As global markets have enjoyed a rich run of form in recent years, to the benefit of growth investors, stable income has gradually become much more difficult to find.
The low interest rate environment that has helped drive up equity markets – not least in 2017, when indices and fund inflows hit record levels – has been to the detriment of both bond and equity yields. As a result, those searching for income have been left with a decision to make: do they stick with low-yielding mainstream assets, or take the plunge with riskier vehicles?
Some of those seeking higher levels of income have found the answer in debt trusts. These are closed-ended funds that invest in various types of debt, such as mortgages, peer-to-peer (P2P) loans and infrastructure.
Because of the illiquid assets involved, it is typically only investment trusts that are active in this space. Our analysis incorporates the Debt and Leasing sectors, as well as the Honeycomb P2P trust.
The optimum moment to buy may now be gone. Data from the Association of Investment Companies (AIC) shows the Sector Specialist: Debt cohort was the highest-yielding of all sectors at the end of September 2016 with an average payout of 6.9 per cent. It also found that despite these funds historically trading on premiums, share prices in the group had swung to a discount of 3.5 per cent, making them cheaper to buy.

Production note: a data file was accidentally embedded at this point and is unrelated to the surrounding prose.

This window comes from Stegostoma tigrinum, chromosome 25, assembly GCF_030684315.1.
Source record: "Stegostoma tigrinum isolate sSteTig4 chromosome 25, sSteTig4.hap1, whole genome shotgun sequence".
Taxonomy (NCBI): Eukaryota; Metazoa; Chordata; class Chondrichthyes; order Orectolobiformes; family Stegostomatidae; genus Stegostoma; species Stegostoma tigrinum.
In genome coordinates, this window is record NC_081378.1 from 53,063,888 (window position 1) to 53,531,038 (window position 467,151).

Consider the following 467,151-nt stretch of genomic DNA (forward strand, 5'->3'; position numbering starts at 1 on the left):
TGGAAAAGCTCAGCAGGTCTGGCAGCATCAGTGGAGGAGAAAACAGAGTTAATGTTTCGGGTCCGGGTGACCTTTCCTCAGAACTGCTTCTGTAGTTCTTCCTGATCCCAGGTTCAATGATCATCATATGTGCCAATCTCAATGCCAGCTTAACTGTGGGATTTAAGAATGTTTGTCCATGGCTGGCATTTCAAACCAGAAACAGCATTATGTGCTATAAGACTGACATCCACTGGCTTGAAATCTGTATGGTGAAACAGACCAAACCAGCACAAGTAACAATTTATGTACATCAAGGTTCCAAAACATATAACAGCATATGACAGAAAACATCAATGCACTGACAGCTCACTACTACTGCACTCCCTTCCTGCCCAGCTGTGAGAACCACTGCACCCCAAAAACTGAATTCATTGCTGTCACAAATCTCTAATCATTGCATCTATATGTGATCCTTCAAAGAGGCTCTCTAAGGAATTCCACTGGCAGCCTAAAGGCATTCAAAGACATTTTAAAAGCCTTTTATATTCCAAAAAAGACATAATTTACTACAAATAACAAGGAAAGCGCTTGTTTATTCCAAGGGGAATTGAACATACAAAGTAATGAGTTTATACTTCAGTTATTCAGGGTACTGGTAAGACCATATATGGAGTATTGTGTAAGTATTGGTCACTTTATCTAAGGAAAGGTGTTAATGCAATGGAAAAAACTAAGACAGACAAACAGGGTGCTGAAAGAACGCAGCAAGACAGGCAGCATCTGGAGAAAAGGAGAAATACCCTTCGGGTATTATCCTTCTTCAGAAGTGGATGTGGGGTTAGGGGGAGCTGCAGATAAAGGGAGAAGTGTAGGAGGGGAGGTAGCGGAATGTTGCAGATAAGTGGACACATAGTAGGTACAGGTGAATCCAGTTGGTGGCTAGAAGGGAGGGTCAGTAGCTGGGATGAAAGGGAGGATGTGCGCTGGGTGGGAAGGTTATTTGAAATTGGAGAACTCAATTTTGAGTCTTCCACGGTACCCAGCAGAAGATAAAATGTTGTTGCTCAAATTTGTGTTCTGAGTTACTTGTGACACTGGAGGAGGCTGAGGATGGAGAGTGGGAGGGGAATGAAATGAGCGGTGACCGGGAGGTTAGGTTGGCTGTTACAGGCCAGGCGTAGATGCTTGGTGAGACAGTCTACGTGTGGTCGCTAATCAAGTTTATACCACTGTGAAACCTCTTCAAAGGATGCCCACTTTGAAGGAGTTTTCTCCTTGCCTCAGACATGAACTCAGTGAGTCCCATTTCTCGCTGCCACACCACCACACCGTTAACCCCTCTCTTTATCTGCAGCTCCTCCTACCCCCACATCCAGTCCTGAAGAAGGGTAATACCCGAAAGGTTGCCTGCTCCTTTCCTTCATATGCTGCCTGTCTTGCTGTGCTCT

Figures from a year later showed that the category had been knocked into second place by Sector Specialist: Leasing in terms of yield. The debt sector was still trading at a discount at this point, but this had narrowed to just 0.3 per cent. The leasing cohort proved much more expensive, trading at an average 21.1 per cent premium.
Debt trusts did at least still yield an average of 6.5 per cent. But tightening discounts mean shares are more expensive on average than before. But this trend could still encourage those looking for high yields at relatively low volatility, as it signals a brighter outlook.
Trading at premium levels
A report by Numis, published at the end of January 2018, showed that of the 38 funds across various debt sectors, 23 were trading at a premium, whereas 15 were on discounts.
Some types of debt were looking more attractive than others. All three funds investing in ‘distressed’ debt were applying discounts as at 25 January, with the highest in the group (not included in Table 1) just shy of 15 per cent. On the flip side, all four vehicles investing in real estate were trading on premiums of between 2 and 8 per cent.
The Numis report also highlighted individual winners and losers, including cases where investors “punished funds that failed to deliver against their yield or total return targets”. Whether to take additional risk in order to find higher yields – and whether these yields are sustainable – are key questions investors need to ask before introducing debt trusts to a portfolio.